Aliya Medcare Fin., LLC v. Nickell

CourtUnited States District Courts. 9th Circuit. United States District Courts. 9th Circuit. Central District of California
Citation156 F.Supp.3d 1105
Docket NumberCASE NO. CV 14-07806 MMM (SHx)
Parties Aliya Medcare Finance, LLC, Plaintiff, v. Robert P. Nickell, an individual; Comprehensive Toxicology Billing, LLC, a California limited liability company; Exec Billing Services, LLC, a California limited liability company; and Does 1-10, inclusive, Defendants.
Decision Date26 May 2015

156 F.Supp.3d 1105

Aliya Medcare Finance, LLC, Plaintiff,
Robert P. Nickell, an individual; Comprehensive Toxicology Billing, LLC, a California limited liability company; Exec Billing Services, LLC, a California limited liability company; and Does 1-10, inclusive, Defendants.

CASE NO. CV 14-07806 MMM (SHx)

United States District Court, C.D. California.

Signed May 26, 2015

156 F.Supp.3d 1110

Kevin M. Yopp, Law Offices of Kevin M. Yopp, APC, Santa Monica, CA, Richard William Buckner, Glaser Weil Fink Howard Avchen and Shapiro LLP, Los Angeles, CA, for Plaintiff.

Steven M. Goldberg, Emil Petrossian, Viral Mehta, Manatt Phelps and Phillips LLP, Los Angeles, CA, for Defendants.



On October 8, 2014, Aliya Medcare Finance, LLC (“Aliya”) filed this action against Robert P. Nickell, Comprehensive Toxicology Billing, LLC (“CTB”), Exec Billing Services, LLC (“Exec Billing”) (collectively “defendants”), and various fictitious defendants.1 The complaint alleged eleven claims arising from a dispute concerning negotiation and implementation of a factoring agreement between Aliya and defendants. On November 20, 2014, Aliya filed an ex parte application for a temporary restraining order.2 It sought a temporary restraining order requiring defendants to (1) transfer to Aliya all funds received to date as payment on receivables Aliya had purchased from CTB; (2) continue to transfer to Aliya, until the conclusion of a trial on the merits, all funds received as payment on receivables Aliya had purchased from CTB; (3) give Aliya any and all documentation received concerning receivables it had purchased; (4) give Aliya access to the billing and collection software used to manage and collect the receivables it had purchased from CTB; and restraining defendants from (5) managing, controlling, collecting, or taking any action with respect to receivables Aliya had purchased from CTB except as provided in items (1)-(4) above.3 On November 26, 2015, the court denied Aliya's application because it had not adequately shown that it would suffer imminent, irreparable harm if an injunction were not entered.4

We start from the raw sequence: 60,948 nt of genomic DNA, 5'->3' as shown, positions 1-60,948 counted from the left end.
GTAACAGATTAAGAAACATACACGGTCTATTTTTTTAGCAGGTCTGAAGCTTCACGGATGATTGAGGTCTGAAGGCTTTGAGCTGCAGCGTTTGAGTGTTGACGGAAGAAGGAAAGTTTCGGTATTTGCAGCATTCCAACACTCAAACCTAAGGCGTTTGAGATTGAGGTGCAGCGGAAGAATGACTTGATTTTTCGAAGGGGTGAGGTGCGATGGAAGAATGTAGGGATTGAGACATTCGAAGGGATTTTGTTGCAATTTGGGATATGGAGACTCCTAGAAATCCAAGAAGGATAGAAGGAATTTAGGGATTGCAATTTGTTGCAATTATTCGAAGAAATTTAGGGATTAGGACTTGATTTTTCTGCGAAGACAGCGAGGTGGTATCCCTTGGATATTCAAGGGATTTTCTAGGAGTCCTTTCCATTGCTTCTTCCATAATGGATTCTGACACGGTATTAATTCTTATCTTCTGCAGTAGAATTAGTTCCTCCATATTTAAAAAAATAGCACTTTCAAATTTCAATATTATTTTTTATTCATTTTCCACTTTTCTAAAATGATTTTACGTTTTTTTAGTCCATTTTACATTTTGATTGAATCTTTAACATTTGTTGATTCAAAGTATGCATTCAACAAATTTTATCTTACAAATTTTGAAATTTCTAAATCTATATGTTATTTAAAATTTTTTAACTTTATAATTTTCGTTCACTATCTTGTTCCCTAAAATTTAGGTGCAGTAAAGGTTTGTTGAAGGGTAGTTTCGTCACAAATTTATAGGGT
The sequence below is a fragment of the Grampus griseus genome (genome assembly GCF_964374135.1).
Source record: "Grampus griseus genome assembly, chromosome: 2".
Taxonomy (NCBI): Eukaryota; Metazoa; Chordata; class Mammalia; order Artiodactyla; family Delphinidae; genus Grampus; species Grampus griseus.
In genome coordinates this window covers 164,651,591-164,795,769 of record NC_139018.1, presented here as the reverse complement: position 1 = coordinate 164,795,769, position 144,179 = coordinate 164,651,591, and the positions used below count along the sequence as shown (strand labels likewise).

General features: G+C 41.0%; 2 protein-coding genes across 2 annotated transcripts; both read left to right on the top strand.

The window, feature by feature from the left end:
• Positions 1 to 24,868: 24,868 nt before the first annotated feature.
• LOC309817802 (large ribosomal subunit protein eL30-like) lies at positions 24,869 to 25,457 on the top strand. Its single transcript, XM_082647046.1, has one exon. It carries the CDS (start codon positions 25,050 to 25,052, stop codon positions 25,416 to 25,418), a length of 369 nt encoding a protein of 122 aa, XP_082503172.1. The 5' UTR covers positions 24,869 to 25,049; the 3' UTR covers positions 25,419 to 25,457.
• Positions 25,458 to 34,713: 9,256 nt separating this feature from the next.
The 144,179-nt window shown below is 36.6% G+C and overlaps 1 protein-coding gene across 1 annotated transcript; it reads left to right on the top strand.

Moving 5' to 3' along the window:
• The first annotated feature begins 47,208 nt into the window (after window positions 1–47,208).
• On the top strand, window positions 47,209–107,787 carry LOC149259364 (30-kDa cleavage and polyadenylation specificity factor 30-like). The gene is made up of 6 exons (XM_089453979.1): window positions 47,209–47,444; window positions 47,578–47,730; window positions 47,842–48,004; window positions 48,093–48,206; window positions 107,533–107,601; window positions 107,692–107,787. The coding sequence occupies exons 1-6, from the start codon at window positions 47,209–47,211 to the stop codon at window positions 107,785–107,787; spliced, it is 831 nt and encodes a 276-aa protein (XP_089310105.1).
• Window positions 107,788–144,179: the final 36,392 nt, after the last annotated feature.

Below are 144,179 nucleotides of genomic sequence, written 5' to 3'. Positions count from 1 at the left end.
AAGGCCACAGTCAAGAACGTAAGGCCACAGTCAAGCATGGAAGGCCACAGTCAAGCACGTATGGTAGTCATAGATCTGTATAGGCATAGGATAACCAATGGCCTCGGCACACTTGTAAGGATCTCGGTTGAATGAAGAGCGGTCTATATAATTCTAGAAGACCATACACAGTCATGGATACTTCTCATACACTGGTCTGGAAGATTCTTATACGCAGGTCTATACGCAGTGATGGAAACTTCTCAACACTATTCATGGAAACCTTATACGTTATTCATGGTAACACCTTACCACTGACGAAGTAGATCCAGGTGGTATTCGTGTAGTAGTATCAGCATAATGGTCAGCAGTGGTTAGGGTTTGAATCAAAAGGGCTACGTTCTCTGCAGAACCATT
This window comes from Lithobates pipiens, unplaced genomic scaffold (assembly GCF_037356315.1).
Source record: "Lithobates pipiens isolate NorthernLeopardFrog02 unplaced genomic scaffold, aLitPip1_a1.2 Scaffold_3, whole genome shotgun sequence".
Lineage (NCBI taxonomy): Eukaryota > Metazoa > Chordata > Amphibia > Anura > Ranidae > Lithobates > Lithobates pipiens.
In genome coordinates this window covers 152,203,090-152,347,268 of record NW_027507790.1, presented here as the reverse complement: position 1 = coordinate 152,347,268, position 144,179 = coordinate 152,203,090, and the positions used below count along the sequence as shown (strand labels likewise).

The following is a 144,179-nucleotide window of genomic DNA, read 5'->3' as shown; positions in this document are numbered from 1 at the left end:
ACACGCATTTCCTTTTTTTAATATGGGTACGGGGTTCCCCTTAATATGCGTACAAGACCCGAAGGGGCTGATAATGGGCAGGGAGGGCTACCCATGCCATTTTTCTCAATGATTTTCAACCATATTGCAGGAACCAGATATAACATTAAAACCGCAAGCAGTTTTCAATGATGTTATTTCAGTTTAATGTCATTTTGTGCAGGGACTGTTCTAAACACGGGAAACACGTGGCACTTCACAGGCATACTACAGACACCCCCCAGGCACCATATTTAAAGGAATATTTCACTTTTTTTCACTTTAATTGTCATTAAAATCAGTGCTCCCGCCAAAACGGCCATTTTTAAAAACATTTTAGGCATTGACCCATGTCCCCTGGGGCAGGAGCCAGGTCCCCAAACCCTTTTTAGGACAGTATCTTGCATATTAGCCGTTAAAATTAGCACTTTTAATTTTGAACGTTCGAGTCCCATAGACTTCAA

On December 18, 2014, Aliya filed a first amended complaint.5 The first amended complaint alleges eleven claims.6 It pleads claims against Nickell and CTB for fraud in the inducement of the factoring agreement;

156 F.Supp.3d 1111

fraudulent concealment; promissory fraud; negligent misrepresentation; and conversion.7 It also alleges separate breach of contract claims against CTB and Exec Billing;8 intentional interference with contractual relations and violation of California Business and Professions Code § 17200 claims against Nickell; and claims for an accounting and imposition of a constructive trust against all defendants.

On December 29, 2014, the court approved the parties' stipulation to extend defendants' time to respond to the first amended complaint to January 30, 2015.9 On January 30, 2015, defendants filed a motion to dismiss the first through fourth and sixth through tenth claims in Aliya's first amended complaint; they do not seek dismissal of Aliya's fifth claim for breach of contract against CTB or eleventh claim for an accounting.10 Aliya opposes the motion.11


Aliya is in the business of factoring.12 The complaint alleges that Nickell is a successful pharmacist and businessman who owns and controls multiple undercapitalized shell entities through which he conducts a multimillion dollar medical services business.13 One such entity is CTB, which provides toxicology services—specifically urinalysis—to patients with workers' compensation claims. As relevant here, instead of charging patients directly for toxicology services, CTB allegedly invoices an insurance company that provides coverage for the services.14 The right to receive payments from insurance providers is purportedly a receivable that is often marketed and sold to third parties that factor receivables.15 CTB has allegedly originated thousands of such receivables, each of which typically represents a bill of $800 to $1,400.16

A. The Factoring, Non–Compete, and Indemnification Agreements

Beginning in the fourth quarter of 2012 and continuing to the first quarter of 2013, CTB and Aliya allegedly entered into three factoring agreements pursuant to which Aliya purchased existing CTB receivables and an exclusive right to acquire all right, title, and interest to CTB's future receivables for a period of five years.17

156 F.Supp.3d 1112